Kyle Merber on Stepping Away from Professional Running

Kyle Meber headshot

Kyle Merber has been a long time staple of the professional running scene. Whether you know him from his often viral Twitter or his impressive rap sheet of track and road records, it’s hard to imagine professional running without him.

But after a stand-out high school career in Dix Hills, New York, a record-setting stint at Columbia University, and a professional contract with HOKA ONE ONE, Merber announced in January his retirement from competition.

Even in retirement, the impact of Merber’s running career is still felt by collegiate and professional athletes alike. His NCAA 1500m record was broken only a few days ago by Notre Dame’s Yared Nuguse.

At the conclusion of his NCAA career in 2013, Merber signed with HOKA ONE ONE and competed with the New Jersey New York Track Club, coached by the legendary Frank Gagliano.

However, as the founder of the Long Island Mile race, Distance Medley Relay (DMR) world record holder, and now, newsletter writer (yes, this is a plug for you to subscribe to The Lap Count), Merber’s career continues to grow creatively through diverse opportunities, even in retirement.

Merber’s contract with HOKA ended in 2020, which he says provided him the perfect timing to do some serious self-assessment and evaluate his goals as a professional athlete.

“The motivation was entirely some self-recognition that my heart wasn’t in it in the same way that it previously was, and that I was more excited about the prospect of doing something new,” says Merber.

Merber has qualified for two Olympic trials in the 1500m over the course of his career, however, he never reached the opportunity to represent the United States at the games. Following a stress reaction and subsequent hip surgery in 2018, Merber no longer felt he had the energy to reach for another trial.

“An active athlete will never say this, but following surgery in 2018, I just didn’t have the leg speed I had previously and was a little too affected by the surgery to really believe that I had a good shot to make the Olympics. Once you’ve been to a couple trials, going to another just to participate isn’t really motivating,” he says.

Runner Kyle Merber looks at fans while running on a track

It’s important to note that even though he might not have the Olympic hardware, Merber holds the world record for the Distance Medley Relay after running the 1200m leg in 2:53.56. That record has remained untouched since 2015.

Of his impressive accomplishments, Merber quips, “I feel like I was a normal kid who just ended up being pretty good at running and got lucky at times.”

That’s one lucky 1200m leg.

He also boasts a one-mile PR of 3:52.22. One can only assume that these accomplishments are a cherry on top of the reasons why Merber has been able to retire with such a positive mindset.

As his career progresses away from competing in professional running, Merber recently began his own newsletter, The Lap Count, in which he recaps events from across the world of track and field.

He’s also been working side-by-side with CITIUS MAG founder Chris Chavez and the Trials of Miles team to provide commentary and analysis for the Trials of Miles Qualifier meet series, beginning in February with the Texas Qualifier in Austin, Texas, and ending in May with the NYC Qualifier in New York.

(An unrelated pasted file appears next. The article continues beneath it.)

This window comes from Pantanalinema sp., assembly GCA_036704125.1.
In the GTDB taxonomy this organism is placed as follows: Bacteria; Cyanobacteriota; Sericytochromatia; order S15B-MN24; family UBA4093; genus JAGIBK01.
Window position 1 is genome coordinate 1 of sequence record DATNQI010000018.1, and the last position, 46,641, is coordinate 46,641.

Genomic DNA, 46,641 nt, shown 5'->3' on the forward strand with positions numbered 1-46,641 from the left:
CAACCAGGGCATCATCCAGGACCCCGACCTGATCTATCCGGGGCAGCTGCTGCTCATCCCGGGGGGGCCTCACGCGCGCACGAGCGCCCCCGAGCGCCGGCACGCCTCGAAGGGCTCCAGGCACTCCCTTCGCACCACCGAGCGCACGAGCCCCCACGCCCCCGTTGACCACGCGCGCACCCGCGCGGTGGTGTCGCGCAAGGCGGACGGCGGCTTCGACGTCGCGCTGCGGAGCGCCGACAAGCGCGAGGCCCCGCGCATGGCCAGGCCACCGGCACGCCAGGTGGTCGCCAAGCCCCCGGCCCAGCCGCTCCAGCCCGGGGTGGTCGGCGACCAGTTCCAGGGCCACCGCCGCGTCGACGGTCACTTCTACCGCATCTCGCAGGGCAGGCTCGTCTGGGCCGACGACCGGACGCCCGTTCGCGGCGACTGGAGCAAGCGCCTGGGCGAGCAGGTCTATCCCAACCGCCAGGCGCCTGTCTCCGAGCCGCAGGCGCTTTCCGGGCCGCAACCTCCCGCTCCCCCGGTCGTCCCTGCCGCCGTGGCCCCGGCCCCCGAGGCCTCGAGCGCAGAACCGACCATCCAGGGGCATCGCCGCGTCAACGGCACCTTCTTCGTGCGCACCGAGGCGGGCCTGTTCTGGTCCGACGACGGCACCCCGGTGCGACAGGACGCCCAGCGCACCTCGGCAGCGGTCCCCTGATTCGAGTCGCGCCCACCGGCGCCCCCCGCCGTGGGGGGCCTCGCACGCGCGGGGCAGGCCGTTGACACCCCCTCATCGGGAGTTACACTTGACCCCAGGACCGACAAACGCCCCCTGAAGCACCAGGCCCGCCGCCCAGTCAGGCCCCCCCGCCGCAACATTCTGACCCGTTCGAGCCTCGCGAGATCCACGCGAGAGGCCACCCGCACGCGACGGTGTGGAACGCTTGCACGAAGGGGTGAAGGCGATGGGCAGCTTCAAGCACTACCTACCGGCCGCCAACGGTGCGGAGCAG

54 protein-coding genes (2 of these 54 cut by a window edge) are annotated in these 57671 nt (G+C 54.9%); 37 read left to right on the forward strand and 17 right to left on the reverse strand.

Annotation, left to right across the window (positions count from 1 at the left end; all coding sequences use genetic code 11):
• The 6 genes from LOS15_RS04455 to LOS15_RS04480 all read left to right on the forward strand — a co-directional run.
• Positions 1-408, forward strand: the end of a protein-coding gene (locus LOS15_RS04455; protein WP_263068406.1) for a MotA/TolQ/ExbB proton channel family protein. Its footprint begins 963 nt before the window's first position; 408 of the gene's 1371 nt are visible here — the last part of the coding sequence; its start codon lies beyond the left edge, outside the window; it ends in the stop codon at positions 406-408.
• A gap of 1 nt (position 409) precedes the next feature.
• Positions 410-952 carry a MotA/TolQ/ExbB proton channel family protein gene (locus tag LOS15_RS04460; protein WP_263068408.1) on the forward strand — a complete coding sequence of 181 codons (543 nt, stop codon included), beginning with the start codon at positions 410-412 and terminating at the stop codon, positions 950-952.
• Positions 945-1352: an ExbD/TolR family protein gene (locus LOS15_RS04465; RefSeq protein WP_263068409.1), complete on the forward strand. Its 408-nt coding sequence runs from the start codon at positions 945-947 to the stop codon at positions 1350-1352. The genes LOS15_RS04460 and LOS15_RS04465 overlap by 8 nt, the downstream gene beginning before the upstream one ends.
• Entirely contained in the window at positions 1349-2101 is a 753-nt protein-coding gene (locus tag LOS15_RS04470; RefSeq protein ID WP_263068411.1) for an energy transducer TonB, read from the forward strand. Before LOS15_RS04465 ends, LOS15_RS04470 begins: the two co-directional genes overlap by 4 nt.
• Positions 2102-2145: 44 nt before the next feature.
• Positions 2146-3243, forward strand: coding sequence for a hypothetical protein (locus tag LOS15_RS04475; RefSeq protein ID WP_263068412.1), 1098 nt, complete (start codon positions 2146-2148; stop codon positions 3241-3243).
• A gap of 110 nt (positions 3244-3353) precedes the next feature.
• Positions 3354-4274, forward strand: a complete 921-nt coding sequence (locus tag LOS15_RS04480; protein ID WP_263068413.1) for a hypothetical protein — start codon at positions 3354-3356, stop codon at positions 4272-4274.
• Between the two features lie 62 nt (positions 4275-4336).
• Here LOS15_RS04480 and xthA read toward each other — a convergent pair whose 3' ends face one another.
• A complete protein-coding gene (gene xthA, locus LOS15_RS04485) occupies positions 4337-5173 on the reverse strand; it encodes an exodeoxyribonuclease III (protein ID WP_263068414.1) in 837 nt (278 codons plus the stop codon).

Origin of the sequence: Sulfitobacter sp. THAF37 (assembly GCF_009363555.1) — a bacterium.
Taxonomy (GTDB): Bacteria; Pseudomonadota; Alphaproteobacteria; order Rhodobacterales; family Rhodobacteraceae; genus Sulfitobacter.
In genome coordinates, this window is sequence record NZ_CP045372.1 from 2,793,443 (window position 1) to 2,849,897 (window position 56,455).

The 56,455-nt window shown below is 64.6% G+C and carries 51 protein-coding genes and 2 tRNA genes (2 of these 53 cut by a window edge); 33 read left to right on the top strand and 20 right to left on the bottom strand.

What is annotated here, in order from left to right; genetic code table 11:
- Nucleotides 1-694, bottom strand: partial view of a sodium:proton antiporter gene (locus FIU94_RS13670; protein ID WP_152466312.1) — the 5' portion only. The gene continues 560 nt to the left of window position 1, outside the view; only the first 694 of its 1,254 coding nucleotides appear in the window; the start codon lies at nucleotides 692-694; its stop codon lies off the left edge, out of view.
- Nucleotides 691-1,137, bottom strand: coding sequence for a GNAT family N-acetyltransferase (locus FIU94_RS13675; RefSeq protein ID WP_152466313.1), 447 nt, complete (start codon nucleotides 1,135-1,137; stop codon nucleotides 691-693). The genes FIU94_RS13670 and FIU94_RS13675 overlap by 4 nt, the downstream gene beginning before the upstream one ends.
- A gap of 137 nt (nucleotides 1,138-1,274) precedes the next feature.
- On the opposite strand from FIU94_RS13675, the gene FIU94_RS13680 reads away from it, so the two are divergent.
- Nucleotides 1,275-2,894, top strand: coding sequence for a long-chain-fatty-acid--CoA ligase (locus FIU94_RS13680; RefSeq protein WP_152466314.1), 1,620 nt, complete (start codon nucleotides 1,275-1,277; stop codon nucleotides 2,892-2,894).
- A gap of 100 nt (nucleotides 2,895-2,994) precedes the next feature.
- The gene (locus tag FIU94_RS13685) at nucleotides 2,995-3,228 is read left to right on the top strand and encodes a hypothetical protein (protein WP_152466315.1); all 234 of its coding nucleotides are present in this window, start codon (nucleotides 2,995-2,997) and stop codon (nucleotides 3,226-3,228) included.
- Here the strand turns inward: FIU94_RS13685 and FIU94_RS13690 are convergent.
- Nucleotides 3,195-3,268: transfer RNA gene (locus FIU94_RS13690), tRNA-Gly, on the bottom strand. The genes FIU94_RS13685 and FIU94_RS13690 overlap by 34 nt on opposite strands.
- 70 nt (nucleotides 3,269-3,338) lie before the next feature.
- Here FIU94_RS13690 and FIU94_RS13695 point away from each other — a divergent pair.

The meets are streamed for free on the CITIUS MAG YouTube channel and offer a unique viewing experience for track and field fans.

“First and foremost, I’ve always been a fan of the sport. I grew up as a fan and now on the other side of things I continue to have that same passion for the sport. I ultimately feel like commentating and the Lap Count is an opportunity to keep myself involved in the sport and allows me to be really creative,” says Merber.

While first-time watchers and fans alike appreciate the breath of fresh air Merber’s dynamic personality breathes into track and field commentary, he doesn’t plan to make a career out of it.

“I’m not working in the sport in an official capacity. My corporate job is completely removed from it and that was on purpose. I like running, I want it to be a hobby of mine. It has been my self-identity for so long that the overlap between work and play can become blurred at times. I wanted running to be a thing I did on the side and have a job be a job,” says Merber.

Work-life balance has been one of Merber’s strong points in his career. As he exits the professional running scene and enters a corporate work environment, he chose not to disclose the details of his new career.

“I’m at a really good place in life and all the decisions that I made throughout my career have led me to this point today. I think I have a really good healthy mindset, but I think part of why I have this mindset is also why I didn’t have a slightly better career at times. I’m too rational or realistic and value other things outside of winning too much at times. But I’m okay with it,” says Merber.

Merber’s practical mindset around his professional career plays a big role in his ability to retire happily, and to maintain a positive relationship with running.

“If I had to tell my younger self something, it would be to appreciate every opportunity you have to line up because there are a finite number of them. I think the realization that it’s really not forever came about later in my career, once I saw other friends starting to retire. I told myself ‘My time will come as well.’ I wouldn’t do anything different,” says Merber.

“Having always been a fan first and someone who likes running, I never wanted to have that relationship ruined because it’s much longer than the relationship you have as a professional athlete,” he says.

As Merber points out, the chances to compete are limited, but the relationship we develop with running and, through it, ourselves, can be exponentially more precious.

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